CancerGastrointestinal DiseasesPreventive Medicine


If you’re over age 45, or even 50, and know you should have a colonoscopy but haven’t, you have several options for screening for colorectal cancer. If you’re scared to death of the idea of having a colonoscopy, there are simple and accurate tests you can do on your stool material to screen for cancer. 

Colonoscopy is “the gold standard” of diagnostic screening tests for colorectal cancer (CRC). It is the definitive test everyone over age 45 years should have. It’s absolutely necessary for any patient with a personal or family history of CRC, polyps, inflammatory bowel disease, rectal bleeding, or an “inherited cancer syndrome.” 

There are three alternative tests available. Each is done to screen for microscopic amounts of blood in the patient’s fecal material. If this test is positive for blood, it should be followed up with a colonoscopy. The three tests are as follows: 

   1. High-sensitivity guaiac fecal occult blood test—gFOBT.

   2. Fecal immunochemical test—multitarget stool DNA test—s-DNA-FIT

   3. Fecal immunochemical test (FIT)

Each of these tests is highly sensitive for detecting blood in one’s fecal material and when positive, is highly specific (reliable) that the blood is coming from a colorectal cancerous lesion.

The high sensitivity and specificity of these tests reassures physicians and patients of the reliability of the results. Positive results should always be followed by a diagnostic


Next, I will briefly discuss each of the fecal occult blood testing methods.

High-sensitivity guaiac fecal occult blood test (gFOBT):

    This test detects the presence of “heme” in the stool. It is done by smearing feces on a

      special paper then placing a few drops of testing solution on the paper. Positive results are

      a blue, ink stain on the paper extending from the feces. Stool samples acquired from 3

      consecutive bowel movements are mailed to a lab or the doctor’s office for testing.  

    SENSITIVITY: 90%-100%

    SPECIFICITY: 95%-99%

 Immunochemical test multi-target stool DNA test (s-DNA-FIT): Cologuard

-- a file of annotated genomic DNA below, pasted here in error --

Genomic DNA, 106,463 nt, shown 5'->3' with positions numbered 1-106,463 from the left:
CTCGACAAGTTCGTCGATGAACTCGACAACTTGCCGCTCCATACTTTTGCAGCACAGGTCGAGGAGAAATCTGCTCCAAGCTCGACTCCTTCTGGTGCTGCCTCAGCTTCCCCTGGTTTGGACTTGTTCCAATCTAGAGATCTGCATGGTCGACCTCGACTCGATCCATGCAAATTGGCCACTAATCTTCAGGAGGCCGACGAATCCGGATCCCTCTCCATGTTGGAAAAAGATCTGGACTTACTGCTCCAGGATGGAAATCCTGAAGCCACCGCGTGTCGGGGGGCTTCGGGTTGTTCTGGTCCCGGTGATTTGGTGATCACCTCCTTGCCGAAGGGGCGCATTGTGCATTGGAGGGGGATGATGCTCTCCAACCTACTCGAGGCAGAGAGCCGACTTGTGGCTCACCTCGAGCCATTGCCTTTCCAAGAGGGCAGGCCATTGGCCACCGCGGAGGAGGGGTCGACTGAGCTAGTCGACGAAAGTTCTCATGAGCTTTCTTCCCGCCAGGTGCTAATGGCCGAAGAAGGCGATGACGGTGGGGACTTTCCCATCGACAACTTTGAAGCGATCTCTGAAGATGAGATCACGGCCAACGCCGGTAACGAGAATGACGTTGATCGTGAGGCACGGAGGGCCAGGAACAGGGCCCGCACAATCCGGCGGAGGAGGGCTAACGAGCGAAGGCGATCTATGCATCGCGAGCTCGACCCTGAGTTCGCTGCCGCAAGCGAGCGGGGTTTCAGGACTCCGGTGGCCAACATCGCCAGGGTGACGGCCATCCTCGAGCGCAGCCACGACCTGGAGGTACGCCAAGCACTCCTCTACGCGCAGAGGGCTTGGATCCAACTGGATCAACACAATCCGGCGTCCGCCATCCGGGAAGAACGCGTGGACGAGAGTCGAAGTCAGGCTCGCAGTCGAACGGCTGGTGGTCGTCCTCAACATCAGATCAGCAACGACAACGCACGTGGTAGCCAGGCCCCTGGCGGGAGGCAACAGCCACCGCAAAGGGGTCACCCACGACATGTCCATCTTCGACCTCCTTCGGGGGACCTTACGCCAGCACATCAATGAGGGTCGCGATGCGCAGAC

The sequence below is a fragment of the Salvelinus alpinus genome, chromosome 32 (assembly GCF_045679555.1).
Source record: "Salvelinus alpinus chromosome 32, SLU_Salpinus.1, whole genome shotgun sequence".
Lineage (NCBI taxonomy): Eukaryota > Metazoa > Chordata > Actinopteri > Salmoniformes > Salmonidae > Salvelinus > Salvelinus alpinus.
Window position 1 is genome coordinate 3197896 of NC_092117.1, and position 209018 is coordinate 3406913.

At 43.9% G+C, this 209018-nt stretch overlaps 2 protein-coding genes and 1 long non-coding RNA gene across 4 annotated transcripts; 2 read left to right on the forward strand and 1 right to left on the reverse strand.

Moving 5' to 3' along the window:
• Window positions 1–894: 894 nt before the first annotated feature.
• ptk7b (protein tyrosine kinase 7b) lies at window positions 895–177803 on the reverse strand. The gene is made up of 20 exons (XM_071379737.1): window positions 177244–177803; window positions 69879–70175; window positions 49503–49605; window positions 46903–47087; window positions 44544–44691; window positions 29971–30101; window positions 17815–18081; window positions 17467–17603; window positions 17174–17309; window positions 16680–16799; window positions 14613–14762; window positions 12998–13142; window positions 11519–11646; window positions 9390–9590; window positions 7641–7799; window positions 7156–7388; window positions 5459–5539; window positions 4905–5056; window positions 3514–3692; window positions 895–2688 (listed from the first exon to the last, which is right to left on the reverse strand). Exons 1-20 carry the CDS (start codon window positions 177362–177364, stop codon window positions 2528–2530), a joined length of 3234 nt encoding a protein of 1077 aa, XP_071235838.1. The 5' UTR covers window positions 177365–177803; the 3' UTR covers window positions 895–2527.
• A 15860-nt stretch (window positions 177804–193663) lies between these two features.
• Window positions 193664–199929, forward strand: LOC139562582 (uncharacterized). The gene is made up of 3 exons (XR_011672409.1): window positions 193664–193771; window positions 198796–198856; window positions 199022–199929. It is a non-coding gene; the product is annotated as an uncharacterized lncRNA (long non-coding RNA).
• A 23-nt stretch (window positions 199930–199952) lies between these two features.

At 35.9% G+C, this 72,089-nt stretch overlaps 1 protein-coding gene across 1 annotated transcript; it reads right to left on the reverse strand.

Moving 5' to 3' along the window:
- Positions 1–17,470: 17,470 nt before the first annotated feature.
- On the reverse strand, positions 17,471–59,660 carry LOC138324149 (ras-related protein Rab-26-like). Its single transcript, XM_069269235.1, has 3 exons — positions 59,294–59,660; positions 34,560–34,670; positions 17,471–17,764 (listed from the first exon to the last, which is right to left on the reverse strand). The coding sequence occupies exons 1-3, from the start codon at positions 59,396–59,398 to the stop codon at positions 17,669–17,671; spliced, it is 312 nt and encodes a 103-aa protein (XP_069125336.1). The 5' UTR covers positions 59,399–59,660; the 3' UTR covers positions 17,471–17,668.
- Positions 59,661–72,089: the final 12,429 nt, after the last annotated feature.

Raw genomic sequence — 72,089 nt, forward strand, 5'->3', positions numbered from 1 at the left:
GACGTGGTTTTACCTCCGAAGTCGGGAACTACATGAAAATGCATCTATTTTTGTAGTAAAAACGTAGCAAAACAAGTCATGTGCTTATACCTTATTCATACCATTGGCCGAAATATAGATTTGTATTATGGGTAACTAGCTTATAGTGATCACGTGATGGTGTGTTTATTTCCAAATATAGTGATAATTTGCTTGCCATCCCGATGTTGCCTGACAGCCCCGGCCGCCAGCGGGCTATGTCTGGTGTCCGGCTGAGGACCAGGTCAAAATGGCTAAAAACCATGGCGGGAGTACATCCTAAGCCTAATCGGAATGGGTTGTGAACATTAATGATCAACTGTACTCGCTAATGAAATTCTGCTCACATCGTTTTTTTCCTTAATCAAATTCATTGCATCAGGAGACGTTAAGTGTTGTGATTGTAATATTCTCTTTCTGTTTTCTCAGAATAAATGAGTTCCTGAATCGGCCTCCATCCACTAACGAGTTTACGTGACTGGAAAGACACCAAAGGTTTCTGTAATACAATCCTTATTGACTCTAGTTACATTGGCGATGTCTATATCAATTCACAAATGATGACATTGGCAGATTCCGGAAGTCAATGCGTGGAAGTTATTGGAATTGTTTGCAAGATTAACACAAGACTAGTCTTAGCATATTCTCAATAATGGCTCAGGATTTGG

This test detects the presence and concentration of hemoglobin in feces, and detects DNA

      biomarkers for cancer in cells that are shed into the stool from the colon lining. The test

      requires a prescription. A single, small stool sample is collected “in a bucket” that contains

      a chemical that preserves DNA for testing later. 

    SENSITIVITY: 87%-100%

    SPECIFICITY: 84%-86%

 Fecal Immunochemical test (FIT):

    This test detects human hemoglobin in the stool. A small stool sample is collected in a

      container that is mailed within 24 hours of collection for testing. 

    SENSITIVITY: 64%-84%

    SPECIFICITY: 93%-96%

The major difference in these three occult blood testing methods is the chemical used to detect blood or material in the blood detected by the test. There’s also a major difference in cost of testing as well. 

PROS and CONS of these tests:

   EASIEST and QUICKEST: FOBT—can be done on stool obtained by the doctor during a

     digital rectal exam. 

   HIGHEST SENSITIVITY: Guaiac Fecal Occult blood test (gFOBT). False positives are caused

     by other drugs, vitamins, rare meat. 



My routine practice was to perform gFOBT on any patient who had a physical exam or on whom I did a rectal exam for any reason. FOBT is quick and simple. My nurse would place the test card and solution where I could easily use it. We also gave anyone having a physical the test cards ahead of their appointment to obtain feces from 3 consecutive BM’s. The patient brought them to their appointment for us to apply testing solution. 

The author of the reference cited did not recommend one testing method over another. gFOBT used to be available OTC at CVS, but a search of CVS products revealed only the FIT test was offered. The s-DNA-FIT test requires a prescription, is costly, and is no more sensitive than  gFOBT. Specificity, or the accuracy of a positive test actually being blood, is best with gFOBT. The newer testing methods really aren’t any more advantageous and cost more.

Fecal occult blood testing is a reliable and effective screening method for colorectal cancer; especially for people who refuse colonoscopy. BUT any positive result must be followed by a colonoscopy as soon as possible. To not do a colonoscopy when a patient’s stool is heme positive is negligence and malpractice. The number of people diagnosed with CRC by colonoscopy justifies and verifies the importance of this procedure. Ideally, everyone age 45 and above should have a colonoscopy. If they did, many lives would be saved.

Reference: Carethers JM. Stool-Based Screening Tests for Colorectal Cancer. JAMA 2023 March 14;329((10):839-840.

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  1. Is there a top age level where such tests are no longer performed or needed?
    I have had 2 Drs tell me that 75 is the cutoff age.

    1. Eric, Usually, it is 75, ,but is that, then, the end of life? I once had a 93 yo man develop colon cancer from which he died. Had he had screening after 75 there’s a good chance that cancer would have been found, and something else would have caused his death. It’s a deep philosophical discussion about the age to stop. Quality of life at 93 is poor for most people, usually. My last colonoscopy was in 2015. Will I have one in 2025? I don’t know. Bill

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